Unesco adds Chinese abacus to World Intangible Cultural Heritage list
UNESCO added the Chinese abacus to its World Intangible Cultural Heritage list on Wednesday during a meeting held in Baku, the capital of Azerbaijan.
According to UNESCO, the list is composed of “intangible heritage elements that concerned communities and State Parties consider require urgent measures to keep them alive”.
The earliest documentation of the Chinese abacus, or zhu shuan, dates back to 2nd century BC, it has assisted both decimal and hexadecimal computation for more than 2000 years. It is known as the fifth invention of Ancient China and has been regarded as a national intangible cultural heritage since 2008.
Since hand held calculators became readily available, the usage of abacuses has declined.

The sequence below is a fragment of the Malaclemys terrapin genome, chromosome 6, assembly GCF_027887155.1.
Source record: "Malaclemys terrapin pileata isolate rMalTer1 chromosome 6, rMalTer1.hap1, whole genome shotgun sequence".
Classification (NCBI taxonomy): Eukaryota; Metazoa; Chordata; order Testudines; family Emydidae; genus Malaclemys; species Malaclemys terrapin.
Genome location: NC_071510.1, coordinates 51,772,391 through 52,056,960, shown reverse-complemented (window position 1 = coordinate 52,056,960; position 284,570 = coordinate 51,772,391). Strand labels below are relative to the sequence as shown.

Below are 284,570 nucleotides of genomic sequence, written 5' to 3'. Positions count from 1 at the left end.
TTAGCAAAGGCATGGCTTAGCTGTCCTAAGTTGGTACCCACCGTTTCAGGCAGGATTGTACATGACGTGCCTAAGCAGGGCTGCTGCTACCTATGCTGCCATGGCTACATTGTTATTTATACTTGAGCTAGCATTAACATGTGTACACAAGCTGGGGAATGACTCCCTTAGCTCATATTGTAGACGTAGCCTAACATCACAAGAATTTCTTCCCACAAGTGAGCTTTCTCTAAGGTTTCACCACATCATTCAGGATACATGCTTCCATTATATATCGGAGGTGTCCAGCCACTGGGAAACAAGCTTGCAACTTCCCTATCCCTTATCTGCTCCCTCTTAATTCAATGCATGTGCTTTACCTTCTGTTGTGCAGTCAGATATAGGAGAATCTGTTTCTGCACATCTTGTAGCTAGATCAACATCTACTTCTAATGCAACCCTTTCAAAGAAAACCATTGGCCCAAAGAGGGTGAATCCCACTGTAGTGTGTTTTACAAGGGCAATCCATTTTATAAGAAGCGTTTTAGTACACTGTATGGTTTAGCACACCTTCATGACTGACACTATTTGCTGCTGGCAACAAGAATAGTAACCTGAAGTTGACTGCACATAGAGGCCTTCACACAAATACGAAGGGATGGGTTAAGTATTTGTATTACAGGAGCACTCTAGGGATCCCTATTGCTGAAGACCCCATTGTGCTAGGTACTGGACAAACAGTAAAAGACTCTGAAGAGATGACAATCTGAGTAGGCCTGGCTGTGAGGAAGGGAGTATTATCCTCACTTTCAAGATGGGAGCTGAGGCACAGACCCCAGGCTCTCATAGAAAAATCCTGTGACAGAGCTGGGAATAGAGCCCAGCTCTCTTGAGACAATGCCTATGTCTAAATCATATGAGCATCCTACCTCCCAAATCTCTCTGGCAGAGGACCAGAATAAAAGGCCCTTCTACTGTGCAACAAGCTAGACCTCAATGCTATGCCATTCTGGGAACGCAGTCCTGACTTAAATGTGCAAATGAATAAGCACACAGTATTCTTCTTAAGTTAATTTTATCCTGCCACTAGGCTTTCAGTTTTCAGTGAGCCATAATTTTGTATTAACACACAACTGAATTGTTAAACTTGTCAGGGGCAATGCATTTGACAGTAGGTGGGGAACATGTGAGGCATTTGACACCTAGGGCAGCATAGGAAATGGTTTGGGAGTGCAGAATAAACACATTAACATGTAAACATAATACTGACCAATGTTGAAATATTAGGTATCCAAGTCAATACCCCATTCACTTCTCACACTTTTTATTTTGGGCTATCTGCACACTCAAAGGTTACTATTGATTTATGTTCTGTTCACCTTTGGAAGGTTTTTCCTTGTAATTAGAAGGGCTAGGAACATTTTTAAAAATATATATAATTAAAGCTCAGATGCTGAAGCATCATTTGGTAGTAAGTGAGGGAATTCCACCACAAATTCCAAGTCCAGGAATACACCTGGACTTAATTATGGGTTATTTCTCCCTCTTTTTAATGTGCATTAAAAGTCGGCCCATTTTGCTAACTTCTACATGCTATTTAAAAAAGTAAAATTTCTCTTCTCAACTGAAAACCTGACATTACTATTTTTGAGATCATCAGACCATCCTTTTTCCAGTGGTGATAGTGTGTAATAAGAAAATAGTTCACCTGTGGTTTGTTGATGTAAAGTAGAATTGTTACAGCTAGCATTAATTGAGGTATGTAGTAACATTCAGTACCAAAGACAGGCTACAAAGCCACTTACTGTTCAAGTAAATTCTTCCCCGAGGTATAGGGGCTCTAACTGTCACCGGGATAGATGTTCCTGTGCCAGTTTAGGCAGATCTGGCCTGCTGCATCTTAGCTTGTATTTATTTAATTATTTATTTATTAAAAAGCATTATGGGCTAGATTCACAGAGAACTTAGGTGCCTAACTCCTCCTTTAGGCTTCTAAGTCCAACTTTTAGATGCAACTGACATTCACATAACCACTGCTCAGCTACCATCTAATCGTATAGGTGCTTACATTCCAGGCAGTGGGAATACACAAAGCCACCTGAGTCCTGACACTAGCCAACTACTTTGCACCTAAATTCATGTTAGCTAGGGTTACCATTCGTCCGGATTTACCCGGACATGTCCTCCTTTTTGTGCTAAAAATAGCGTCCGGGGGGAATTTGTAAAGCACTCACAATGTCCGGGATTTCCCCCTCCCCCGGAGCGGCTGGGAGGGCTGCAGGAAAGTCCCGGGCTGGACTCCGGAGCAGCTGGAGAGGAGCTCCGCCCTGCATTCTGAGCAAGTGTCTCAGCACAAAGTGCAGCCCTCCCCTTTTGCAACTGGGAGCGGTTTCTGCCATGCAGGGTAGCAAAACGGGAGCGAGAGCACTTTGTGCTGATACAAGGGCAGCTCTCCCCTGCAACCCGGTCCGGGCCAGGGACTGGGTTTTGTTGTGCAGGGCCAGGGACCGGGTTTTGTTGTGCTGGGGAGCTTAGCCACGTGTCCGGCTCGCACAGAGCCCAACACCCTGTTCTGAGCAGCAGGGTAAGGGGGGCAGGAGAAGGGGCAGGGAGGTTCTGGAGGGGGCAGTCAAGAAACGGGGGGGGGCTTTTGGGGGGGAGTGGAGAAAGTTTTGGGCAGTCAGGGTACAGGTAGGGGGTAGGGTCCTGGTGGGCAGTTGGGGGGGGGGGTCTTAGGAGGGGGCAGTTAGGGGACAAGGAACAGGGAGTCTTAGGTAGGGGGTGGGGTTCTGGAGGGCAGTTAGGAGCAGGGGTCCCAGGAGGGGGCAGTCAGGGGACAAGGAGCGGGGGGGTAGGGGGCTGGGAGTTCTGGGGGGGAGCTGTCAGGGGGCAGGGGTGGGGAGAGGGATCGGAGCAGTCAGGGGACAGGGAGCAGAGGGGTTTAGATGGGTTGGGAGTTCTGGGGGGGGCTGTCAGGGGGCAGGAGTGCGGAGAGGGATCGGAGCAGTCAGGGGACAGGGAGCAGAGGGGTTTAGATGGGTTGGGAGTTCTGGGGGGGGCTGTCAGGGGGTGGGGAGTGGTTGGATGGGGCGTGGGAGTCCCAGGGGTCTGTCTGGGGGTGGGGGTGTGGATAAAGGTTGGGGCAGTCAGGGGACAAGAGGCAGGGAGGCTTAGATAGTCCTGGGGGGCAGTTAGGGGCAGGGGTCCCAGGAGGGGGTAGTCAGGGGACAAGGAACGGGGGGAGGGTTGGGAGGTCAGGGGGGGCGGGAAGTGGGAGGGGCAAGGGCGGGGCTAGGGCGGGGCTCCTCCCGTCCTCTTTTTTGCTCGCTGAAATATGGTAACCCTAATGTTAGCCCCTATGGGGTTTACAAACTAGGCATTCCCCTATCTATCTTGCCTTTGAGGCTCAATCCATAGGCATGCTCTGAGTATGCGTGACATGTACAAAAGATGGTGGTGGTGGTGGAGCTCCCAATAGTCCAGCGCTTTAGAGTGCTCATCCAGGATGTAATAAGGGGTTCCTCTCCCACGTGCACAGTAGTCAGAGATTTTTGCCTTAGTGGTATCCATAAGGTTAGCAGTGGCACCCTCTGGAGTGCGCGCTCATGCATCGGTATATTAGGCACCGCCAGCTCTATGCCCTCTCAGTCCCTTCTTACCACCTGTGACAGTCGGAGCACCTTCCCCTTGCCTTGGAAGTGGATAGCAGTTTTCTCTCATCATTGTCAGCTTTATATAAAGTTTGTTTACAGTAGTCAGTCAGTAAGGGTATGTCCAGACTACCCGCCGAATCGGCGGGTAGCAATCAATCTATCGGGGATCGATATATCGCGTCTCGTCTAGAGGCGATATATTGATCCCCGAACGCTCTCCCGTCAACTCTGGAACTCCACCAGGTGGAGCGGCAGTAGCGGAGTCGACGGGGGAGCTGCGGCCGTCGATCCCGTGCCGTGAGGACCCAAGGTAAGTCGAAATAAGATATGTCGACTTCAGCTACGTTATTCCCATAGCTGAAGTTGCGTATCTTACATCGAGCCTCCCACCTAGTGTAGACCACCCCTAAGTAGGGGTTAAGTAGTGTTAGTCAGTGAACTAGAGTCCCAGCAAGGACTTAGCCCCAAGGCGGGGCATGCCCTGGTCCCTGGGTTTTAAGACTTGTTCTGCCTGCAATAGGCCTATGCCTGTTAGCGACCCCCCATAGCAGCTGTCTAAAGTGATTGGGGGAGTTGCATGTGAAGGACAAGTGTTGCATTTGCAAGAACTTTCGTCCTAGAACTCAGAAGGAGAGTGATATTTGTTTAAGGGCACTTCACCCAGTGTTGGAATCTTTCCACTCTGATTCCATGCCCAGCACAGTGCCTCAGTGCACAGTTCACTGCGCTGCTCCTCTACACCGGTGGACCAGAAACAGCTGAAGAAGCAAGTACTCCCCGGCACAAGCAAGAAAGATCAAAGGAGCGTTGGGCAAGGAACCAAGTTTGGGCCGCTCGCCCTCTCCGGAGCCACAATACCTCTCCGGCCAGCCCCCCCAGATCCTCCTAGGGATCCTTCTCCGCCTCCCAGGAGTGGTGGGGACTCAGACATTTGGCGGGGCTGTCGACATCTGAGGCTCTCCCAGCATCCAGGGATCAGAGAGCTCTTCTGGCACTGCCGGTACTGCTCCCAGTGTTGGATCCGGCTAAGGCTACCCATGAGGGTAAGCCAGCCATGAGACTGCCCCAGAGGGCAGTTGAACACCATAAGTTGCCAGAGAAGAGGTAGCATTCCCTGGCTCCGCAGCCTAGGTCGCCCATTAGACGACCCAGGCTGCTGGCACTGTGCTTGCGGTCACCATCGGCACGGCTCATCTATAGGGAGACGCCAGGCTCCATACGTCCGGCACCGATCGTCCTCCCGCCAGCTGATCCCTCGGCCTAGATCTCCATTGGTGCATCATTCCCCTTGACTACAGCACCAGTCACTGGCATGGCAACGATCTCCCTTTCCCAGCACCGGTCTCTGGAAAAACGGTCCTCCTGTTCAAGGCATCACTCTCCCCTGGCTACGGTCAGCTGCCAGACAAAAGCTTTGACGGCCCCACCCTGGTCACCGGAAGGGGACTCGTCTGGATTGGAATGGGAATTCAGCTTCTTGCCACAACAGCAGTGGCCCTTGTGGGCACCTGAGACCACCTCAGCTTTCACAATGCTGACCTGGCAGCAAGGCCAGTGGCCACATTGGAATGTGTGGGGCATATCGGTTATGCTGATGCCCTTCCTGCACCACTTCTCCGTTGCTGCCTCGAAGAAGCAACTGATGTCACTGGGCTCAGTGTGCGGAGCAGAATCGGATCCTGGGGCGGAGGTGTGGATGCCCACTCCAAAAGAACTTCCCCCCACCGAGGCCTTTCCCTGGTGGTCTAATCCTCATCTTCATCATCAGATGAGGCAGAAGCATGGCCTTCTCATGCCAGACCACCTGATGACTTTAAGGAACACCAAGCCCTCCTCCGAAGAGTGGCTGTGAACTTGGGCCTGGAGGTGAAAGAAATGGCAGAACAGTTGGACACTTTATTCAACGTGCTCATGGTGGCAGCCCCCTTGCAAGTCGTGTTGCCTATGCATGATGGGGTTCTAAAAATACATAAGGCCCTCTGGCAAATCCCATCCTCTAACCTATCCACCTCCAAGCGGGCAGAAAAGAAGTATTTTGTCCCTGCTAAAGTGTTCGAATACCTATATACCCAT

“Today, it contributes to the advancement of calculating techniques, cognitive schemas, educational psychology and intellectual development. It also has a far-reaching influence in various fields of cultural creativity, including folk customs, language, literature, sculpture and architecture,” UNESCO wrote.
This is China’s 30th World Intangible Cultural Heritage. The list includes a wide range of traditions such as calligraphy, opera, paper-cut art, Dragon Boat Festival, seal engraving, and silk craftsmanship.